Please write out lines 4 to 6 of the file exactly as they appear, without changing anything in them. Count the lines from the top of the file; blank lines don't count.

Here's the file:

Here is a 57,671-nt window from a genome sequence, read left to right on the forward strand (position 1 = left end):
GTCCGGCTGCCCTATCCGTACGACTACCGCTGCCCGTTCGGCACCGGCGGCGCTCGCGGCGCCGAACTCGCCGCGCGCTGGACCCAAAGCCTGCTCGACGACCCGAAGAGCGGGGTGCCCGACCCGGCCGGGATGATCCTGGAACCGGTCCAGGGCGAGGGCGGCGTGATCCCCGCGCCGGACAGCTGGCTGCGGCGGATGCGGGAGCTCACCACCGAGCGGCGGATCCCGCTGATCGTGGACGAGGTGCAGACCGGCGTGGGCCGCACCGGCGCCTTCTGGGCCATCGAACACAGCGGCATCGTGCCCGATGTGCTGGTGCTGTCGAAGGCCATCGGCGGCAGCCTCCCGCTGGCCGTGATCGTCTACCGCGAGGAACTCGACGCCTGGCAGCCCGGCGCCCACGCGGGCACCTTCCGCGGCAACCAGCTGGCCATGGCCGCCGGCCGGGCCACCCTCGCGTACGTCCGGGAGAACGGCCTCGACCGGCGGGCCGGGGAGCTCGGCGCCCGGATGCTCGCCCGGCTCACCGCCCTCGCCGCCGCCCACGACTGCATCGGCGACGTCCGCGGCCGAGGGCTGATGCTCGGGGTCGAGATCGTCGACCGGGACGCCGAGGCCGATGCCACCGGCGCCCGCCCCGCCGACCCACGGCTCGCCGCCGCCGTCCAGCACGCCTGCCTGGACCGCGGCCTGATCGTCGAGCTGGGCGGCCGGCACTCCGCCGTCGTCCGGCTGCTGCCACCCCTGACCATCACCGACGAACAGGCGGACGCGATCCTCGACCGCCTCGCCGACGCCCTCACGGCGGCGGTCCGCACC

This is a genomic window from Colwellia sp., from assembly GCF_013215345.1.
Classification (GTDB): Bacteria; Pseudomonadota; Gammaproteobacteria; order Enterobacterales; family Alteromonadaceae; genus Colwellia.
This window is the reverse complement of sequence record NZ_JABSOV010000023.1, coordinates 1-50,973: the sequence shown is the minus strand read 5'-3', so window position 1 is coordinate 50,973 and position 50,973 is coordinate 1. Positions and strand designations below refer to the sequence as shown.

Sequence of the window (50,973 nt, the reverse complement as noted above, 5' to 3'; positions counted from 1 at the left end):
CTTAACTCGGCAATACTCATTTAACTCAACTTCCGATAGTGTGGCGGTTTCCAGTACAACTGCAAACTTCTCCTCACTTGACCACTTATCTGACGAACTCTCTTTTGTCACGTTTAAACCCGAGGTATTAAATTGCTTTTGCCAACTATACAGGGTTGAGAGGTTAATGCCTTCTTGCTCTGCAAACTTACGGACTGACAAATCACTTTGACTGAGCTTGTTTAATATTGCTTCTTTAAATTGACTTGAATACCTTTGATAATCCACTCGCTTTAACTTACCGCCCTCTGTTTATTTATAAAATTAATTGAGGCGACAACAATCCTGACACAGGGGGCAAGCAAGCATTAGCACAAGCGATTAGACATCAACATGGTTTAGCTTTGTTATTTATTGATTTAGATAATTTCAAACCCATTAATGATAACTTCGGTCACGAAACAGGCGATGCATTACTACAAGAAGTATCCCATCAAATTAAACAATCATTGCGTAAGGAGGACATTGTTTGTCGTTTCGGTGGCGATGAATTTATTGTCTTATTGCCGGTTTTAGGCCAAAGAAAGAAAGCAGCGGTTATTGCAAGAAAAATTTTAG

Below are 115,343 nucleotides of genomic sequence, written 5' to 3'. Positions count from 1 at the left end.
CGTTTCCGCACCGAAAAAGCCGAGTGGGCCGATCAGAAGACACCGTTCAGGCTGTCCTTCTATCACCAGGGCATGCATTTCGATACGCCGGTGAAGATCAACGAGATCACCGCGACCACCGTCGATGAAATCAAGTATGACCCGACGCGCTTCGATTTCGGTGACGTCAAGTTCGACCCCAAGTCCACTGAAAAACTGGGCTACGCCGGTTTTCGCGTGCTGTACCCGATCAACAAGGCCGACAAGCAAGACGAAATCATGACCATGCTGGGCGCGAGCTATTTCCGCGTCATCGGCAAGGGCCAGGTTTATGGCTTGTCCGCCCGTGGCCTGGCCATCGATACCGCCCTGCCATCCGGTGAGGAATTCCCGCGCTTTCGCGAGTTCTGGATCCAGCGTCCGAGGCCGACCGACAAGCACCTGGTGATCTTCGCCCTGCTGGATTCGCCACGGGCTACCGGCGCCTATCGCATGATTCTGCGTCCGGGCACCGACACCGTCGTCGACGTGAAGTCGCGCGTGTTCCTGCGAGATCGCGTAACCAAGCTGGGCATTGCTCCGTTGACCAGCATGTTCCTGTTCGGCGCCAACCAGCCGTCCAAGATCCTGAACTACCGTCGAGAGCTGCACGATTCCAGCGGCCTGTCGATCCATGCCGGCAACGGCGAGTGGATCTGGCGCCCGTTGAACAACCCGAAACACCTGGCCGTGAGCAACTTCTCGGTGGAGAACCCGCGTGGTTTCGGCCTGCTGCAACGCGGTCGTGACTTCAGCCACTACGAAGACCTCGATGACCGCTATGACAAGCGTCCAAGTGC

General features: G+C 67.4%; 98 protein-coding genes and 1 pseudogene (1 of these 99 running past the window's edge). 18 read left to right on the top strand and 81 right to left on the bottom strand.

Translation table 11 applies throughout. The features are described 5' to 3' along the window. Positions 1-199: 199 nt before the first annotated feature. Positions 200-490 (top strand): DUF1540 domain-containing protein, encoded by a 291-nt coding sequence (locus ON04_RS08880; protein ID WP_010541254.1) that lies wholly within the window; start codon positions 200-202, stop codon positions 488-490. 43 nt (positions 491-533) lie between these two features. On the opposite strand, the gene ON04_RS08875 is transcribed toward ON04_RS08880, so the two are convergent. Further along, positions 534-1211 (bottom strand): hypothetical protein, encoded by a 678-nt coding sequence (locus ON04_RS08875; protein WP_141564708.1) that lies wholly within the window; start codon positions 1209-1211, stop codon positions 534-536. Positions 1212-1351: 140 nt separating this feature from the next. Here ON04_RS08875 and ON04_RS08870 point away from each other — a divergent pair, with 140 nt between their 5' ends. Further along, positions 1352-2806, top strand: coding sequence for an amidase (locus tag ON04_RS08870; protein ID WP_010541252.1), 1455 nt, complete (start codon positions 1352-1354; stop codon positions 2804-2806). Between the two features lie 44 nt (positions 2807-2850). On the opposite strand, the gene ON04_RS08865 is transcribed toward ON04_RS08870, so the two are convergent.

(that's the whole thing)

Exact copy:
Classification (GTDB): Bacteria; Pseudomonadota; Gammaproteobacteria; order Enterobacterales; family Alteromonadaceae; genus Colwellia.
This window is the reverse complement of sequence record NZ_JABSOV010000023.1, coordinates 1-50,973: the sequence shown is the minus strand read 5'-3', so window position 1 is coordinate 50,973 and position 50,973 is coordinate 1. Positions and strand designations below refer to the sequence as shown.

Sequence of the window (50,973 nt, the reverse complement as noted above, 5' to 3'; positions counted from 1 at the left end):